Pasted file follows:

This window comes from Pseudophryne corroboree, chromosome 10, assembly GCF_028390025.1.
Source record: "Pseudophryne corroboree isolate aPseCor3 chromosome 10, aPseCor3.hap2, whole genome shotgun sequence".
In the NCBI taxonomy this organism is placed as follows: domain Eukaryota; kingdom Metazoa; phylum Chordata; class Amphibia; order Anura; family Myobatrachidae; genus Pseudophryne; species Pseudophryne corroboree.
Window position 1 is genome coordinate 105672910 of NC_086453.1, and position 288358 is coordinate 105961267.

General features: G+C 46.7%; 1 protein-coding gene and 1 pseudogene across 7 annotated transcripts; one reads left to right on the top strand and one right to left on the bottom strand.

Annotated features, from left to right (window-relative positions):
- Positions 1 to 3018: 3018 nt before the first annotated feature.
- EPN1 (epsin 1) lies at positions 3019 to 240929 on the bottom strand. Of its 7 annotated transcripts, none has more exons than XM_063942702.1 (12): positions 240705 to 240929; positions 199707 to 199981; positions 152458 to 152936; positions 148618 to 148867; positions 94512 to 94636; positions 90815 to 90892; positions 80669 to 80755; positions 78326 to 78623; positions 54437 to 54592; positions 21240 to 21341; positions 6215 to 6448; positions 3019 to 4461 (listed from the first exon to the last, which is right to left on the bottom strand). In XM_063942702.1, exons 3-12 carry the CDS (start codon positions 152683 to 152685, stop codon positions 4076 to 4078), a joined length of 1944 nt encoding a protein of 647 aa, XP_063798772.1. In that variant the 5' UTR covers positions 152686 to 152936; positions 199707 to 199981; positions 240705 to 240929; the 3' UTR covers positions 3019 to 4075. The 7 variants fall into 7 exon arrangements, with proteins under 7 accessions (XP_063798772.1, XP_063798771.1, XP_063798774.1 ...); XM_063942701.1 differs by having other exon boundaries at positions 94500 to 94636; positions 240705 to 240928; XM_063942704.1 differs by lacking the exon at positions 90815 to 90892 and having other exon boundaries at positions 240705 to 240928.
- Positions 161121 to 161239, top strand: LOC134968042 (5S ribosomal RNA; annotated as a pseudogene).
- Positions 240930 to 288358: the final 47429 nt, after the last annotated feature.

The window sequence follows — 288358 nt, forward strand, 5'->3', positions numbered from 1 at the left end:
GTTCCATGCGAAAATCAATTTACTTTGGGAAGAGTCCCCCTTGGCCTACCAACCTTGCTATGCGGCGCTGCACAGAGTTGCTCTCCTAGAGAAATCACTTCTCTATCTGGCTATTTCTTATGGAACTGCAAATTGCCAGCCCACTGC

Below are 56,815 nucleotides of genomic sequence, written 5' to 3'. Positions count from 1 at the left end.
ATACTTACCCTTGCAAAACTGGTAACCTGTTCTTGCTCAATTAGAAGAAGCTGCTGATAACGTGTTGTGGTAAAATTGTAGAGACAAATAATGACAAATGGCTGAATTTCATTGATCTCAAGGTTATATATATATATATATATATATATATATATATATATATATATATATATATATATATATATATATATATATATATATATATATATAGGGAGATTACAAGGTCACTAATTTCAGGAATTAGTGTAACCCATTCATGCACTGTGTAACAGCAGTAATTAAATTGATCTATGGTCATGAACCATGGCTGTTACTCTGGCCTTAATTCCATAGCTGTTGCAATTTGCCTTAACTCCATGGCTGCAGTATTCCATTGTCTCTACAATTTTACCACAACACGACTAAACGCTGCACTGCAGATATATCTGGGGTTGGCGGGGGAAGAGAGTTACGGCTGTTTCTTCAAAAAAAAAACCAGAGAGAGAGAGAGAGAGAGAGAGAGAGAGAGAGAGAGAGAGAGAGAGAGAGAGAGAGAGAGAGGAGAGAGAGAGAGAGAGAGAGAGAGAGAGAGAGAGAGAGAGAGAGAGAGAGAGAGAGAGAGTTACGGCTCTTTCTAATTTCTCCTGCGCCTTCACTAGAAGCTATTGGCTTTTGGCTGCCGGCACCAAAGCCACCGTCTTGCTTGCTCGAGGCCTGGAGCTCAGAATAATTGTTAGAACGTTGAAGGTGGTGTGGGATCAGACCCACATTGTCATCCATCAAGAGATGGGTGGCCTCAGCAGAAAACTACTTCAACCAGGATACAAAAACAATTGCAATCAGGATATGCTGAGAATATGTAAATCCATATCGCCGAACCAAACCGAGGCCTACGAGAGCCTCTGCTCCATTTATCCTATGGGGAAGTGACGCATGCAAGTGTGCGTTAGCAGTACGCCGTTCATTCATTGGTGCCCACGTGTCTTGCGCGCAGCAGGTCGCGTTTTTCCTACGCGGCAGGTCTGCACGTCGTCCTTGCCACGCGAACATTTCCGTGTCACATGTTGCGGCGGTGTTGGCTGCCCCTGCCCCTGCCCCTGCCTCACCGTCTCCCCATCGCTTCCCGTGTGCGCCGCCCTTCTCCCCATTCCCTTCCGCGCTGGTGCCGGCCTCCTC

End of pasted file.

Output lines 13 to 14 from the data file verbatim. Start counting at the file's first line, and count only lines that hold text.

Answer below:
Below are 56,815 nucleotides of genomic sequence, written 5' to 3'. Positions count from 1 at the left end.
ATACTTACCCTTGCAAAACTGGTAACCTGTTCTTGCTCAATTAGAAGAAGCTGCTGATAACGTGTTGTGGTAAAATTGTAGAGACAAATAATGACAAATGGCTGAATTTCATTGATCTCAAGGTTATATATATATATATATATATATATATATATATATATATATATATATATATATATATATATATATATATATATATATATATATATAGGGAGATTACAAGGTCACTAATTTCAGGAATTAGTGTAACCCATTCATGCACTGTGTAACAGCAGTAATTAAATTGATCTATGGTCATGAACCATGGCTGTTACTCTGGCCTTAATTCCATAGCTGTTGCAATTTGCCTTAACTCCATGGCTGCAGTATTCCATTGTCTCTACAATTTTACCACAACACGACTAAACGCTGCACTGCAGATATATCTGGGGTTGGCGGGGGAAGAGAGTTACGGCTGTTTCTTCAAAAAAAAAACCAGAGAGAGAGAGAGAGAGAGAGAGAGAGAGAGAGAGAGAGAGAGAGAGAGAGAGAGAGAGAGAGGAGAGAGAGAGAGAGAGAGAGAGAGAGAGAGAGAGAGAGAGAGAGAGAGAGAGAGAGAGAGTTACGGCTCTTTCTAATTTCTCCTGCGCCTTCACTAGAAGCTATTGGCTTTTGGCTGCCGGCACCAAAGCCACCGTCTTGCTTGCTCGAGGCCTGGAGCTCAGAATAATTGTTAGAACGTTGAAGGTGGTGTGGGATCAGACCCACATTGTCATCCATCAAGAGATGGGTGGCCTCAGCAGAAAACTACTTCAACCAGGATACAAAAACAATTGCAATCAGGATATGCTGAGAATATGTAAATCCATATCGCCGAACCAAACCGAGGCCTACGAGAGCCTCTGCTCCATTTATCCTATGGGGAAGTGACGCATGCAAGTGTGCGTTAGCAGTACGCCGTTCATTCATTGGTGCCCACGTGTCTTGCGCGCAGCAGGTCGCGTTTTTCCTACGCGGCAGGTCTGCACGTCGTCCTTGCCACGCGAACATTTCCGTGTCACATGTTGCGGCGGTGTTGGCTGCCCCTGCCCCTGCCCCTGCCTCACCGTCTCCCCATCGCTTCCCGTGTGCGCCGCCCTTCTCCCCATTCCCTTCCGCGCTGGTGCCGGCCTCCTC